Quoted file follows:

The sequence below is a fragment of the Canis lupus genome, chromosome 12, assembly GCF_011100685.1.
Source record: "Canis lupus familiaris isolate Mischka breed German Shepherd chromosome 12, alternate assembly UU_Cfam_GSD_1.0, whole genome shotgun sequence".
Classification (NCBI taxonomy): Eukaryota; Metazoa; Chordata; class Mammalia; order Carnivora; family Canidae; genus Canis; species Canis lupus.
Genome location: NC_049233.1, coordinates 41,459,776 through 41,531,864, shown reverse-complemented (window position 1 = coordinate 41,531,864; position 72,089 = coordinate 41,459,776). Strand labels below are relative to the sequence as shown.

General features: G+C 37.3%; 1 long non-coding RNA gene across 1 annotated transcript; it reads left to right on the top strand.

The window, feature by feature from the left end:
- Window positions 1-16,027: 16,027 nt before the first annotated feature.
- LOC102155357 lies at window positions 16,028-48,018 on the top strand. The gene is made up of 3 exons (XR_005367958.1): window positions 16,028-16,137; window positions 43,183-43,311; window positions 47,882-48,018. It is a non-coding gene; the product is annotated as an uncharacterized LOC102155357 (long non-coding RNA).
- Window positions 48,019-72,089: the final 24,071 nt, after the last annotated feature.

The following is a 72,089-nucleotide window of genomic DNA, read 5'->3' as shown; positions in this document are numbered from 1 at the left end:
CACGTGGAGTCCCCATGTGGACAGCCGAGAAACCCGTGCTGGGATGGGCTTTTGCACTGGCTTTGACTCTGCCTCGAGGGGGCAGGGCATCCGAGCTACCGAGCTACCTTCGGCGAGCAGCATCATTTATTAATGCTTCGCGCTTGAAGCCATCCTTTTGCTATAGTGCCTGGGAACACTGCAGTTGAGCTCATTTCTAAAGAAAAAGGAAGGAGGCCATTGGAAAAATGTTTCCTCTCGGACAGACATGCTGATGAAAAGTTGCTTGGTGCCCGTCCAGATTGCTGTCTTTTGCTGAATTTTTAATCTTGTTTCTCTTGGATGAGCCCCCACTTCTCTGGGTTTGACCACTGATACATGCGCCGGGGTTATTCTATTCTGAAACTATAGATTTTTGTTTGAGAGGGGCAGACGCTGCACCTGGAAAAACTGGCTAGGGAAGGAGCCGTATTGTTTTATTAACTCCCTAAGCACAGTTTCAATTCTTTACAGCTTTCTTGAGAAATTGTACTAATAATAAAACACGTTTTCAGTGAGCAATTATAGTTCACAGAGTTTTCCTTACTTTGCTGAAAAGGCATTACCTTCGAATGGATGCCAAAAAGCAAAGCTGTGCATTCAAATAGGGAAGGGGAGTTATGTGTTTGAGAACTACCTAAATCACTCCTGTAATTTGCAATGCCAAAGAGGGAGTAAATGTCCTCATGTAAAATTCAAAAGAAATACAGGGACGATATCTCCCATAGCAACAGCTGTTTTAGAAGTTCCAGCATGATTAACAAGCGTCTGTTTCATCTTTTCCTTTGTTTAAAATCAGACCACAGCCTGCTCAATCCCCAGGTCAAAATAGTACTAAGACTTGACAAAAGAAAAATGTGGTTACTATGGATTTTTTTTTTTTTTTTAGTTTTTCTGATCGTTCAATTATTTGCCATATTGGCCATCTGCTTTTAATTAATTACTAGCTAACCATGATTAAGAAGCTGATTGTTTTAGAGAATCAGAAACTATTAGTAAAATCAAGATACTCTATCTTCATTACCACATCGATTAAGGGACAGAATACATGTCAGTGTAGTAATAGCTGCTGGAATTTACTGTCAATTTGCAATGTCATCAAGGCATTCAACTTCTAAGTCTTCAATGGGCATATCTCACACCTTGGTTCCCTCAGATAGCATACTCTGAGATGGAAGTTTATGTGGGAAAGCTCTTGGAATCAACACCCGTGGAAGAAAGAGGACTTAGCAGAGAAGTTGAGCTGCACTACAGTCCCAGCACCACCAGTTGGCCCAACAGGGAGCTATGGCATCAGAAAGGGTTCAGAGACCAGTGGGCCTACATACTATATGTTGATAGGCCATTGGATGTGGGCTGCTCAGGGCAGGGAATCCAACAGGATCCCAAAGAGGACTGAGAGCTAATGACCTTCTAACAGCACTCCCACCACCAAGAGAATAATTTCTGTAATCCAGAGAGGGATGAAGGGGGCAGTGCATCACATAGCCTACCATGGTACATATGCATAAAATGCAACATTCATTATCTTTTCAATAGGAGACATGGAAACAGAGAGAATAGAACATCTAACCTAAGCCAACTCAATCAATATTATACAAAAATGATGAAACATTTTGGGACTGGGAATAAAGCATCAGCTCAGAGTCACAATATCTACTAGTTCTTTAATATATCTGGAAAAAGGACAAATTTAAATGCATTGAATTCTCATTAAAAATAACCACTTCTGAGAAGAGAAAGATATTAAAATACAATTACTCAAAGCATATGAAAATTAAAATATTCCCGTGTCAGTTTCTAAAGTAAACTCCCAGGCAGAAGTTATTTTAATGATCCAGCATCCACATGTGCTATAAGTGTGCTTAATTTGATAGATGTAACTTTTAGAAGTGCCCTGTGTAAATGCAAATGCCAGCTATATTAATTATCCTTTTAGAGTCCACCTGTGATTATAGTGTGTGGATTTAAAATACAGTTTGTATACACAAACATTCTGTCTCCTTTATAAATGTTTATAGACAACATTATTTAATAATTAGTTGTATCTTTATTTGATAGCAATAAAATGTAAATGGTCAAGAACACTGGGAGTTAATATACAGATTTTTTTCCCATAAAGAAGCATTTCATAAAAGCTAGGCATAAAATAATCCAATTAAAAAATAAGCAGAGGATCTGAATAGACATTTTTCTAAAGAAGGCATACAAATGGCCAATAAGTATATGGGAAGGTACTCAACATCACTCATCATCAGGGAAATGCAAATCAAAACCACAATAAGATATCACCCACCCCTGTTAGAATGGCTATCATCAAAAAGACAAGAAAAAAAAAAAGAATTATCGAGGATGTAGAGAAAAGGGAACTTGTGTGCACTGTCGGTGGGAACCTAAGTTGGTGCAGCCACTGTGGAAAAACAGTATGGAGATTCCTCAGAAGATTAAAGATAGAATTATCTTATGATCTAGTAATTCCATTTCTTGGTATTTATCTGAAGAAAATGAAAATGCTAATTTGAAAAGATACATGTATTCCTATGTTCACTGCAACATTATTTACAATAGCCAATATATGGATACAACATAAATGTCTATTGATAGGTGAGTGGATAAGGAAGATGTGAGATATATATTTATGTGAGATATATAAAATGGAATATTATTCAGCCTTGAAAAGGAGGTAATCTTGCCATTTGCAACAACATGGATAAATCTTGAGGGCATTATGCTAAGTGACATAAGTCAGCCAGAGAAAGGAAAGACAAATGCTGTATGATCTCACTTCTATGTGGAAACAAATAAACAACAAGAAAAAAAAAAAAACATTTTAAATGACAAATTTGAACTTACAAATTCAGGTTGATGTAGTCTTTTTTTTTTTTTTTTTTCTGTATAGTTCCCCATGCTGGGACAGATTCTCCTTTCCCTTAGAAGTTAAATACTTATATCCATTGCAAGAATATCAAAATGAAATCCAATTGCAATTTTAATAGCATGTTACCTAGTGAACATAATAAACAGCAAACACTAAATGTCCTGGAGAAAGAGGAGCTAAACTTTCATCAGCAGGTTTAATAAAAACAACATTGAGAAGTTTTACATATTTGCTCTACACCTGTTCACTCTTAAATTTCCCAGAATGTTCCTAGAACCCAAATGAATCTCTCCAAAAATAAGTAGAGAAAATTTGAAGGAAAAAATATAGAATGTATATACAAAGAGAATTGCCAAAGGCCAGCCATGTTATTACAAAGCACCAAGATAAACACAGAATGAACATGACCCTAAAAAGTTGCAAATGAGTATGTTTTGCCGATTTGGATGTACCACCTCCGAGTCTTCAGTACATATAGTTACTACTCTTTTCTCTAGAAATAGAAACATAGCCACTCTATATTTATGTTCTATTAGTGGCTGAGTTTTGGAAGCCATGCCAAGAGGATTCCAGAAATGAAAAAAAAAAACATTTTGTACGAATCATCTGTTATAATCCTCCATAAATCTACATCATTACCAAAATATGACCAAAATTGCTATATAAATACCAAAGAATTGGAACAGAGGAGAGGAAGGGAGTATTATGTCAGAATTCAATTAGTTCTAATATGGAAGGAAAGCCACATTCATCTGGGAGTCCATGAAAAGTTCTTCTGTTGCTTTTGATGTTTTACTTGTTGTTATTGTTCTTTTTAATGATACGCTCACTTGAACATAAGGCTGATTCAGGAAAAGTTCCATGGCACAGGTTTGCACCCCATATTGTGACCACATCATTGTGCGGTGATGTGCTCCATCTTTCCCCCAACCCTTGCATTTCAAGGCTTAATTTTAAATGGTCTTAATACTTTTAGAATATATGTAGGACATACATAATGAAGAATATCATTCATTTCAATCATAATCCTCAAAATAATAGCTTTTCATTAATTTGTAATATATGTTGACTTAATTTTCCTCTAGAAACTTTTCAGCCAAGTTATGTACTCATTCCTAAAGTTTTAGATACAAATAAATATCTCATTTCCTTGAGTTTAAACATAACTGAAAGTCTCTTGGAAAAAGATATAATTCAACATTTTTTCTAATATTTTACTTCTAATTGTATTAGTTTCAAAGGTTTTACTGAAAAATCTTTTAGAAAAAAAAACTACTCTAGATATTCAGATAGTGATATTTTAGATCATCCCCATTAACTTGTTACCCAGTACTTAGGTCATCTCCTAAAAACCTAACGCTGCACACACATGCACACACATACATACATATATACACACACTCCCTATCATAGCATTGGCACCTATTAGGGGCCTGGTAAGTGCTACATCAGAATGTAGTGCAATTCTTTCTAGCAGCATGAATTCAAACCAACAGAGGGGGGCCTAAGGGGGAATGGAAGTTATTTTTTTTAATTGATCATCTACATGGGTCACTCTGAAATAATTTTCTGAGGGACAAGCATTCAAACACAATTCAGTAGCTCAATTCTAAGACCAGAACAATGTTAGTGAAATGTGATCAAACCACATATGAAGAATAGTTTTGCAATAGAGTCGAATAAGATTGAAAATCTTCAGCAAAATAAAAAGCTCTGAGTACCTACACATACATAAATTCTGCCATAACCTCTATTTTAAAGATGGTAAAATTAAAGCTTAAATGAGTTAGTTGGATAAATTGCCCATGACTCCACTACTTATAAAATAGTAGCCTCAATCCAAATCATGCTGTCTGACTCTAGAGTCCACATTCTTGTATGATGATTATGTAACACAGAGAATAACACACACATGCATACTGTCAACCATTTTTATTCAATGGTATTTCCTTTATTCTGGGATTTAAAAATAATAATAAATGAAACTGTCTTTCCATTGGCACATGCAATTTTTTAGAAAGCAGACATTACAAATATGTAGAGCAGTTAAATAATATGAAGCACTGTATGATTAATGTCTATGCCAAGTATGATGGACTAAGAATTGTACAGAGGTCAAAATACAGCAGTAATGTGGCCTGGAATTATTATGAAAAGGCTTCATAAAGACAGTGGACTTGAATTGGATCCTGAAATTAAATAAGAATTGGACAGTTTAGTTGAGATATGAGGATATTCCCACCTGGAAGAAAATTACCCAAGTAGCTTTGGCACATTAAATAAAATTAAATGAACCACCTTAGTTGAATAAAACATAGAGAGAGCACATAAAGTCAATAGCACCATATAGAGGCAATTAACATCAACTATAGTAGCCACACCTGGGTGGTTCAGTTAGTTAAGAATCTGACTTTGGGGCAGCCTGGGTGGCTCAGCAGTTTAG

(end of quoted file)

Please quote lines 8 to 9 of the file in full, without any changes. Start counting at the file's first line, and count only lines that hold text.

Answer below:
- LOC102155357 lies at window positions 16,028-48,018 on the top strand. The gene is made up of 3 exons (XR_005367958.1): window positions 16,028-16,137; window positions 43,183-43,311; window positions 47,882-48,018. It is a non-coding gene; the product is annotated as an uncharacterized LOC102155357 (long non-coding RNA).
- Window positions 48,019-72,089: the final 24,071 nt, after the last annotated feature.